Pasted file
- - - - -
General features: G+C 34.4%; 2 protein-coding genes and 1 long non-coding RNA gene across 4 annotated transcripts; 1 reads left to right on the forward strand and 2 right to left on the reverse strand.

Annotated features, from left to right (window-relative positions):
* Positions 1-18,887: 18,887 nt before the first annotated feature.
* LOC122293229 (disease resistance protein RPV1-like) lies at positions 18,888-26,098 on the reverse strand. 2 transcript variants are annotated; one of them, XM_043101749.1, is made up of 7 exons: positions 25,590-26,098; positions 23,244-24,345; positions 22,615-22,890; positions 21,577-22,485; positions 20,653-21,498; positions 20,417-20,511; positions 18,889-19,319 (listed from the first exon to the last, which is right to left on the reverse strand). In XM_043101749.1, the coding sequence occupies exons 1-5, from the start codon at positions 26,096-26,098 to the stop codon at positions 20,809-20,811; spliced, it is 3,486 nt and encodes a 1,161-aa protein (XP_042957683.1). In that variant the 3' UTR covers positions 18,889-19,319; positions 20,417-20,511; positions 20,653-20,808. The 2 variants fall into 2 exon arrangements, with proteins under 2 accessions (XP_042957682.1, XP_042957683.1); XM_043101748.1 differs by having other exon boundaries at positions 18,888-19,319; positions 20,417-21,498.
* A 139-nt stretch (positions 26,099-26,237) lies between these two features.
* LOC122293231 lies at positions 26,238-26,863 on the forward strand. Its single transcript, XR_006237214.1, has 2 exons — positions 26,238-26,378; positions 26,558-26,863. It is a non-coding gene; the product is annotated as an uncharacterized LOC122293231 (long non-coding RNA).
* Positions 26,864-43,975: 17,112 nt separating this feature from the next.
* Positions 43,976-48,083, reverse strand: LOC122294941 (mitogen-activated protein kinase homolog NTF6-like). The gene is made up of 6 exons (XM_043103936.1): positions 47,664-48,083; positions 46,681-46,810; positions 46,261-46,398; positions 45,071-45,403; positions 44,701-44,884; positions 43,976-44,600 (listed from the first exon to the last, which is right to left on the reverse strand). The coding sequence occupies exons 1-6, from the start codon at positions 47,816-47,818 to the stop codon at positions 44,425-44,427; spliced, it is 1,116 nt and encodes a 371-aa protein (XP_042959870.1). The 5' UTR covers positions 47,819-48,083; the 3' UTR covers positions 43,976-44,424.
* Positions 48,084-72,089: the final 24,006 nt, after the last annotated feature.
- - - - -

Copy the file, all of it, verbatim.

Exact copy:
General features: G+C 34.4%; 2 protein-coding genes and 1 long non-coding RNA gene across 4 annotated transcripts; 1 reads left to right on the forward strand and 2 right to left on the reverse strand.

Annotated features, from left to right (window-relative positions):
* Positions 1-18,887: 18,887 nt before the first annotated feature.
* LOC122293229 (disease resistance protein RPV1-like) lies at positions 18,888-26,098 on the reverse strand. 2 transcript variants are annotated; one of them, XM_043101749.1, is made up of 7 exons: positions 25,590-26,098; positions 23,244-24,345; positions 22,615-22,890; positions 21,577-22,485; positions 20,653-21,498; positions 20,417-20,511; positions 18,889-19,319 (listed from the first exon to the last, which is right to left on the reverse strand). In XM_043101749.1, the coding sequence occupies exons 1-5, from the start codon at positions 26,096-26,098 to the stop codon at positions 20,809-20,811; spliced, it is 3,486 nt and encodes a 1,161-aa protein (XP_042957683.1). In that variant the 3' UTR covers positions 18,889-19,319; positions 20,417-20,511; positions 20,653-20,808. The 2 variants fall into 2 exon arrangements, with proteins under 2 accessions (XP_042957682.1, XP_042957683.1); XM_043101748.1 differs by having other exon boundaries at positions 18,888-19,319; positions 20,417-21,498.
* A 139-nt stretch (positions 26,099-26,237) lies between these two features.
* LOC122293231 lies at positions 26,238-26,863 on the forward strand. Its single transcript, XR_006237214.1, has 2 exons — positions 26,238-26,378; positions 26,558-26,863. It is a non-coding gene; the product is annotated as an uncharacterized LOC122293231 (long non-coding RNA).
* Positions 26,864-43,975: 17,112 nt separating this feature from the next.
* Positions 43,976-48,083, reverse strand: LOC122294941 (mitogen-activated protein kinase homolog NTF6-like). The gene is made up of 6 exons (XM_043103936.1): positions 47,664-48,083; positions 46,681-46,810; positions 46,261-46,398; positions 45,071-45,403; positions 44,701-44,884; positions 43,976-44,600 (listed from the first exon to the last, which is right to left on the reverse strand). The coding sequence occupies exons 1-6, from the start codon at positions 47,816-47,818 to the stop codon at positions 44,425-44,427; spliced, it is 1,116 nt and encodes a 371-aa protein (XP_042959870.1). The 5' UTR covers positions 47,819-48,083; the 3' UTR covers positions 43,976-44,424.
* Positions 48,084-72,089: the final 24,006 nt, after the last annotated feature.